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Bhasin finds a stop-gap job

New Delhi, March 5: Dressed up and waiting for nearly three-quarters of a year, Harsh Bhasin finally has somewhere to go.

Designated India’s high commissioner to Pakistan in May, Bhasin has been cooling his heels in South Block for the past several months. But late last month, the Centre decided to make him the “chief inspector” of the ministry of external affairs, ending the prolonged suspense and Bhasin’s agony.

Sources in South Block, however, said Bhasin’s job as the ministry’s “inspector” is temporary and, officially, he is still India’s high commissioner to Pakistan.

“There were some problems in some missions which needed to be looked into urgently. Since Bhasin was not only a senior diplomat but also the only one available, he was asked to visit these places,” a senior foreign ministry official said.

There may, however, be more to the decision of not officially announcing Bhasin’s new assignment. One, if he is officially made the ministry inspector, a clear signal will go out from Delhi it is not interested in upgrading its mission in Islamabad.

Two, it will become evident India is in no hurry to move to the talks table with Pakistan and normalise bilateral relations.

India has made it clear — as recently as yesterday when US President George W. Bush spoke to Prime Minister Atal Bihari Vajpayee — that it is not going to resume the stalled dialogue with Pakistan till the Pervez Musharraf regime completely stops cross-border terrorism.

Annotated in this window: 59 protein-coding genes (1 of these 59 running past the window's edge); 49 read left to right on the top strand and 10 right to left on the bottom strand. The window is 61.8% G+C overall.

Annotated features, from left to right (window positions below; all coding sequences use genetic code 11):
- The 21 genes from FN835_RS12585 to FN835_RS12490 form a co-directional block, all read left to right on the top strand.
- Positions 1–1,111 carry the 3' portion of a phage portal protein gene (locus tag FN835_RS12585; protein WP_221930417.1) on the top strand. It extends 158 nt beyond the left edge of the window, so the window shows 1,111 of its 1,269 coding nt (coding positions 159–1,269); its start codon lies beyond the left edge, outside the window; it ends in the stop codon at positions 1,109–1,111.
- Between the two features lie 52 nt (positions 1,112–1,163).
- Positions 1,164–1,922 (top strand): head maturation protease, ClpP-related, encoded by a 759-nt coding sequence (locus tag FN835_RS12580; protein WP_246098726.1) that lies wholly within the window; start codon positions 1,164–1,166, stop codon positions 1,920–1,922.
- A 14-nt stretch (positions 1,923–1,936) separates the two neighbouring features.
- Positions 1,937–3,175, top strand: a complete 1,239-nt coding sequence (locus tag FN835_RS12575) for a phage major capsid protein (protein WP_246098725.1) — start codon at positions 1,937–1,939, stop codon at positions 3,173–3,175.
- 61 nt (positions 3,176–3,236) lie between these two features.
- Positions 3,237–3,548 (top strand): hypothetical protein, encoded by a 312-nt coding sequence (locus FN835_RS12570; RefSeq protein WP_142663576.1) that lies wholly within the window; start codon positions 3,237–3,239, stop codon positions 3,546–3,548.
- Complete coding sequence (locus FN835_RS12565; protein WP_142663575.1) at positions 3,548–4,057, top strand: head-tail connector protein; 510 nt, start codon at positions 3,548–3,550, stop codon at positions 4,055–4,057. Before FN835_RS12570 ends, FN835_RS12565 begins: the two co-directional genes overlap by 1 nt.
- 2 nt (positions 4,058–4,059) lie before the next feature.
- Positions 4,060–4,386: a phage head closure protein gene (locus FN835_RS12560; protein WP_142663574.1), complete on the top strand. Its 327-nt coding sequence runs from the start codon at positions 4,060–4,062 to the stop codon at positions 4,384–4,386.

The international community appears to understand and appreciate the Indian position. Keen that a dialogue between the countries should resume as early as possible, world leaders have been assuring Delhi that pressure is being exerted on Pakistan to ensure it takes care of India’s security concerns. So appointing Bhasin to a new job now may alarm many of these leaders.

This is one reason why India, while expelling Pakistani deputy high commissioner Jalil Abbas Jilani last month, was quick to announce it was not thinking of downgrading the level in the mission and will readily grant visa to a suitable replacement. Pakistan had reacted by expelling Sudhir Vyas from India’s high commission in Islamabad.

The new charges d’affaire of the rank of a deputy high commissioner have since been given visas by the two countries. T.C.A. Raghavan, who replaced Vyas, has already taken charge of the Islamabad mission, and Munawar Bhatti, Jilani’s replacement, is scheduled to take up his new assignment next week.

Delhi had withdrawn high commissioner Vijay Nambiar from Islamabad after the December 13, 2001, Parliament attack, prompting Pakistan to call back its high commissioner, Ashraf Jehangir Qazi.

In May last year, after Musharraf assured to “completely stop” cross-border terrorism, India identified Bhasin as its new high commissioner for Islamabad. Though South Block had clarified Bhasin will be the country’s next man in Islamabad, it had held back his “agreement” thus hinting at using the move as a diplomatic bargaining chip.

South Block also made it clear that Bhasin’s name would be sent across formally only after Delhi was satisfied Pakistan had acted to take care of India’s security concerns.

The Centre has been toying for a while with the idea of having an “inspector” for the external affairs ministry. It is an important job as the official is supposed to be the interface between South Block and the various Indian missions across the world.

Whether the job is permanent or not, sources said Bhasin appears to be enjoying his new assignment thoroughly. He has already visited some missions and spent time with officials to understand their problems. Given his past experience with the ministry, he must be raring to visit the next mission.

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